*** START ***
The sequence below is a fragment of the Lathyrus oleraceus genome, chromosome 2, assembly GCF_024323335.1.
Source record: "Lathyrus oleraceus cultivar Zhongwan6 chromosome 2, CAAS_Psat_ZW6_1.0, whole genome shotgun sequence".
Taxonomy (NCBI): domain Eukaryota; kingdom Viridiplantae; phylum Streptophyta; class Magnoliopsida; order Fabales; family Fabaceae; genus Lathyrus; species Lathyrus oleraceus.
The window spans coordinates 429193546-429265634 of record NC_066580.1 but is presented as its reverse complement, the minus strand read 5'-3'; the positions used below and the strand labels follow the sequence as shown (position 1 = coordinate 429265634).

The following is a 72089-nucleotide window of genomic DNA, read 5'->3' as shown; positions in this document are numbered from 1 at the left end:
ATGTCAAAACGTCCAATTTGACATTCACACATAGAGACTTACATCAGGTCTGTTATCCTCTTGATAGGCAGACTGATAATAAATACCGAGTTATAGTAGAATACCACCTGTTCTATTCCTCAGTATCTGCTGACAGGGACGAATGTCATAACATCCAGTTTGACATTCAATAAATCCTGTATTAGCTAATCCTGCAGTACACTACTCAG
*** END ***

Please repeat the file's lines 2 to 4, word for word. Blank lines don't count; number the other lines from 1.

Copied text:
Source record: "Lathyrus oleraceus cultivar Zhongwan6 chromosome 2, CAAS_Psat_ZW6_1.0, whole genome shotgun sequence".
Taxonomy (NCBI): domain Eukaryota; kingdom Viridiplantae; phylum Streptophyta; class Magnoliopsida; order Fabales; family Fabaceae; genus Lathyrus; species Lathyrus oleraceus.
The window spans coordinates 429193546-429265634 of record NC_066580.1 but is presented as its reverse complement, the minus strand read 5'-3'; the positions used below and the strand labels follow the sequence as shown (position 1 = coordinate 429265634).